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Sports and charity: Rules of the game
Posted on 25 July 2018
After the recent excitement of the football World Cup, we thought this is a good opportunity to explain how sporting organisations can be charitable.
We get a lot of queries about whether “sport” is charitable, and hear of some inaccuracies in how we treat sport by some commentators. The following blog explains:
- When sporting organisations can be charitable
- The numbers of sporting organisations on the charities register
- When sporting organisations are declined or deregistered
Although promoting “sport” itself isn’t a charitable purpose, most sporting organisations can qualify as charities. This is because they promote participation in healthy activity. Promoting health is a charitable purpose in New Zealand.
A lot of groups also qualify because they advance education – not teaching people about how to play a sport – but having a close link with an educational institution (e.g. a school or university). This is because previous cases have held that sports are an important part of education, so sports are seen as a part of an educational process. Sports for very young children will also usually be educational in teaching children motor skills and socialisation.
Sports can also advance other charitable purposes, like relieving the social needs associated with a group (for example: people with disabilities or older people). Because of this Paralympics and Masters Games type events are usually charitable.
Publicly available “recreational facilities” are also charitable in most cases: this includes most sporting stadiums and sporting fields.
The Charities Register has approximately 6,000 charities that report being involved in the sporting and recreational sector, and almost 1,900 charities report sports and recreation as their main sector (this is about 7% of the Register).
Not all sporting groups that would qualify have applied to be charities. We don’t know why this is but we expect that for a lot of sporting groups the obligations of being a registered charity outweigh the benefits. Most also get a separate tax exemption and can still incorporate as societies, so don’t see much benefit to being charitable. Inland Revenue estimates this is about 23,000 organisations.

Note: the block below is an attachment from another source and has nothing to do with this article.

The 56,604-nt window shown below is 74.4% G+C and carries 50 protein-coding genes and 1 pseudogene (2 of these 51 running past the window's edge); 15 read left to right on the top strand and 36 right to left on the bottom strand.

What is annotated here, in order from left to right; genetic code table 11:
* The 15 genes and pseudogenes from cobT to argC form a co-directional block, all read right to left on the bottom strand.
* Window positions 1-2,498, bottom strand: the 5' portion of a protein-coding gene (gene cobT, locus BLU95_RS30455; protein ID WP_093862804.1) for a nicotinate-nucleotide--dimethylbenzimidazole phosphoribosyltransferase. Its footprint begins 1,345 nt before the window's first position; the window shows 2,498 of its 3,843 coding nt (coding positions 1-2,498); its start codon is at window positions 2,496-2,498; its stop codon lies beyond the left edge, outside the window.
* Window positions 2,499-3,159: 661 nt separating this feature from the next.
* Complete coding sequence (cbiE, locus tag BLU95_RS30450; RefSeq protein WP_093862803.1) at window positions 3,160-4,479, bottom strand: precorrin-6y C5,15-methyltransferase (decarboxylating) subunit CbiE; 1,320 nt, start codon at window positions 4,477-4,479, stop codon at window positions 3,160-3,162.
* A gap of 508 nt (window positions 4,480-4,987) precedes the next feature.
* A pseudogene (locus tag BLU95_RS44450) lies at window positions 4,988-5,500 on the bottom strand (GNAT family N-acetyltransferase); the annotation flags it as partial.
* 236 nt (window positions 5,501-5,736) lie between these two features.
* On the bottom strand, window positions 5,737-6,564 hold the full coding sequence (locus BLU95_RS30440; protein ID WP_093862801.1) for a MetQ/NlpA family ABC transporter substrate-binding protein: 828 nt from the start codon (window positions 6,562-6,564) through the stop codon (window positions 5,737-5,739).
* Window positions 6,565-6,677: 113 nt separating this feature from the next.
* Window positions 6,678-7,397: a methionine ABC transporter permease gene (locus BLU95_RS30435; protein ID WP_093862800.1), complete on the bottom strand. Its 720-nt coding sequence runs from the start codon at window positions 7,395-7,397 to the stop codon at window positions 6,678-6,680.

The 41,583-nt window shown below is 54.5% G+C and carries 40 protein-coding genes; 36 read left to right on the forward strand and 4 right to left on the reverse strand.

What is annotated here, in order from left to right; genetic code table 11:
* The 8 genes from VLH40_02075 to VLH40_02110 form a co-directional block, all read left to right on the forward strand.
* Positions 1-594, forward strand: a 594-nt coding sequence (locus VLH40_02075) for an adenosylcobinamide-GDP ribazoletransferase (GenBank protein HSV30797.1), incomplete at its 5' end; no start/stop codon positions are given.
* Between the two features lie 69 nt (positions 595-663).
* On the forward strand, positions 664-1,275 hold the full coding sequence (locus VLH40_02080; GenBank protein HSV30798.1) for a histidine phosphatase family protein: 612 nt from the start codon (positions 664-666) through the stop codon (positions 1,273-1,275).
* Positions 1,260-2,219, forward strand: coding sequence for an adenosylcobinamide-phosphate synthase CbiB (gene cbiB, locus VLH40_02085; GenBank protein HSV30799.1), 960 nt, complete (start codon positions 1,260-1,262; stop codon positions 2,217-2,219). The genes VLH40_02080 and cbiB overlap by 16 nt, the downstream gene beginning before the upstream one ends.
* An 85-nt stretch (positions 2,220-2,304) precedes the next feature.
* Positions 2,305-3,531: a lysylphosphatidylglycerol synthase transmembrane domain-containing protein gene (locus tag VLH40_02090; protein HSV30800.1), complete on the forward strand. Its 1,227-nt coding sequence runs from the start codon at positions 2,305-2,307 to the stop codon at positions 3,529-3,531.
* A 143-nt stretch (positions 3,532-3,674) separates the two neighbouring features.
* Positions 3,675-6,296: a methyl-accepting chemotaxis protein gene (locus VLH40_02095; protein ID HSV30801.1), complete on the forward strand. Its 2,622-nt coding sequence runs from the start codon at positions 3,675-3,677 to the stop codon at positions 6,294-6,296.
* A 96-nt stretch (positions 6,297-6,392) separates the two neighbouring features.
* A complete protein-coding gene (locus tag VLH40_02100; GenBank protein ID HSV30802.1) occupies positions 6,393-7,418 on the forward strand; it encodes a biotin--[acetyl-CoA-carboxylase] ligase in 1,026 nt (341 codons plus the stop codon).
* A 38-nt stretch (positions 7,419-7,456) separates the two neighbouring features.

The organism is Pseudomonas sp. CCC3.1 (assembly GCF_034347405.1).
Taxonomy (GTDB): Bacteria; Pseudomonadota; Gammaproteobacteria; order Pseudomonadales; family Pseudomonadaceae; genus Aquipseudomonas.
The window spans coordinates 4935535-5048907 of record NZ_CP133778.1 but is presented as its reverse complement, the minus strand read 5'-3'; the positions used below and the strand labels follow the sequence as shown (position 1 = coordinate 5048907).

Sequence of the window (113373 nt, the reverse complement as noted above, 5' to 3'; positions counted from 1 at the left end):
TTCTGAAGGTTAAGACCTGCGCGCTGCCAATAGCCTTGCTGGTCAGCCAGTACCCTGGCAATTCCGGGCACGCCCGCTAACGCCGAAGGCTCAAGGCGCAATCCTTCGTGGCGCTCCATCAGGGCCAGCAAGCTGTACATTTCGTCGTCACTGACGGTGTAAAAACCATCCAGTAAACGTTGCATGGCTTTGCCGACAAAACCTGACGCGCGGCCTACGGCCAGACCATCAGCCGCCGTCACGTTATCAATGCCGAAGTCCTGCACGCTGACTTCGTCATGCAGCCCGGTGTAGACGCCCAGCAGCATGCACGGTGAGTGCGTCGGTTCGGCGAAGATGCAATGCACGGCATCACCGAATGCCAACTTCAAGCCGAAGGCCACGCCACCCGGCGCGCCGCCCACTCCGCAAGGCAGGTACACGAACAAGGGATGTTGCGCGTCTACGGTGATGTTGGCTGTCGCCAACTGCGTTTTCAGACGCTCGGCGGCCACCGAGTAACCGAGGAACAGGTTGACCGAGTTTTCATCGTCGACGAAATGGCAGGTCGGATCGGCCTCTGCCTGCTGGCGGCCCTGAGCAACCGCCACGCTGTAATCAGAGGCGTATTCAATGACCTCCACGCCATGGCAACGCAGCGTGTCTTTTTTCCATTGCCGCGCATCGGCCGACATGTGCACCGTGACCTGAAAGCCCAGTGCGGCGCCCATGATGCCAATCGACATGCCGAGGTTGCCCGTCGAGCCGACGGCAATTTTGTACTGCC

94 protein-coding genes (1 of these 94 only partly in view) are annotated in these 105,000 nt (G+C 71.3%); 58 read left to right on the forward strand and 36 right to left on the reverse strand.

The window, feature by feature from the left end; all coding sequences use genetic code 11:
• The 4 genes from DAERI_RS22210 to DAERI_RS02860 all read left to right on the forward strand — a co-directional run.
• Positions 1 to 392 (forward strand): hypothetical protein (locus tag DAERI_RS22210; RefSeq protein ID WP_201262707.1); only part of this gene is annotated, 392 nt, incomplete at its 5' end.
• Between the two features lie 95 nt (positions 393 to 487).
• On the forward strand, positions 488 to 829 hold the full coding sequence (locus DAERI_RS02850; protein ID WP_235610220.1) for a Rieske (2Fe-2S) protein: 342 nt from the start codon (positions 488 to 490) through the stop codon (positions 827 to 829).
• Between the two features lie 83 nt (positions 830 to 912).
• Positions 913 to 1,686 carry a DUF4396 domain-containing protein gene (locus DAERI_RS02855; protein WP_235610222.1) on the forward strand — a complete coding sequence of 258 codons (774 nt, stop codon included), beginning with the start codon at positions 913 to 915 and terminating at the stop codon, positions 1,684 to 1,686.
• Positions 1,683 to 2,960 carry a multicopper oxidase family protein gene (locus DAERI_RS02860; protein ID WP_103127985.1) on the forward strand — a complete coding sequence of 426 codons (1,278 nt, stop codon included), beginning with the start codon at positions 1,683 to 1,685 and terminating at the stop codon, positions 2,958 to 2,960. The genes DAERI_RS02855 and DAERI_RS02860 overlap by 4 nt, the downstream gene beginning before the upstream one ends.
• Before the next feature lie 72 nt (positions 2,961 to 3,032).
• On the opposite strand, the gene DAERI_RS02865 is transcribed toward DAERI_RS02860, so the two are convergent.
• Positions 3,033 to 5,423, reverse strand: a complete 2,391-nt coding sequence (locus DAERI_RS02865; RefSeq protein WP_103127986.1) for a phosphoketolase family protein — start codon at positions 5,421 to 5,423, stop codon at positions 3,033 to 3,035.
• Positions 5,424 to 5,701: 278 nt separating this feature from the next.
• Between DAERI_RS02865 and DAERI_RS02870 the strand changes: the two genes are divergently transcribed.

Some sporting groups don’t qualify. The Charities Registration Board that makes all decisions on the registration and deregistration of charities (and its predecessor the Charities Commission) have declined and deregistered some sporting groups. This has included Rowing New Zealand, Swimming New Zealand and Team New Zealand.
The main reason that sporting groups don’t qualify is because they have an independent purpose to benefit a closed group of elite sportspeople. Although it might sometimes feel that way, the All Whites do not have a charitable purpose. Charities have to be for the benefit of the public, if they just benefit a small group of elite sportspeople, they aren’t charitable.
This doesn’t just include purposes focussed on Cristiano Ronaldo. When an organisation focuses on success through tournaments for elite players, even if they are not professional, this can disqualify them from registration as a charity. That doesn’t mean sporting organisations can’t be competitive, it is just that improving participation in healthy sport must be their purpose, not lifting their own version of the World Cup.
The key is that the activities are available to the public. For example if a group’s purpose was flying-in international elite players to complete with domestic elite players in a special tournament for the purpose, it would be unlikely to qualify. An event that included elite players where the wider public also compete, like a marathon, would not be disqualified just because elite athletes are involved.
A charity can also have an “ancillary” purpose to benefit elite sports people if this is a small part of their overall activities – this is a case by case assessment – but usually would have to be less than 10% of their expenditure or activities.
- There is no evidence the sporting activity promotes health (e.g. gun clubs).
- The organisation doesn’t actually promote participation, it just promotes the sport (e.g. where a group advertises its sport at the exclusion of others).
- Very high costs associated with the sport meaning it is only available to a small group (e.g. you need to own a yacht or a horse).
Another issue that we often see is that sporting organisations do not have an appropriate “winding up” clause in their rules. This can slow down the registration process. If you want to register, you need to ensure that your rules document states that on winding up the surplus funds will go to charitable purposes: just putting another sporting purpose (or a national sporting body – if it’s not charitable) won’t be enough.
If you have any questions about your group, or don’t know if you qualify, don’t hesitate to contact us at CCRegistrationinfo@dia.govt.nz.
There is also a page on our website if you want to read more about sporting and recreational purposes, as well as some of the key decisions:
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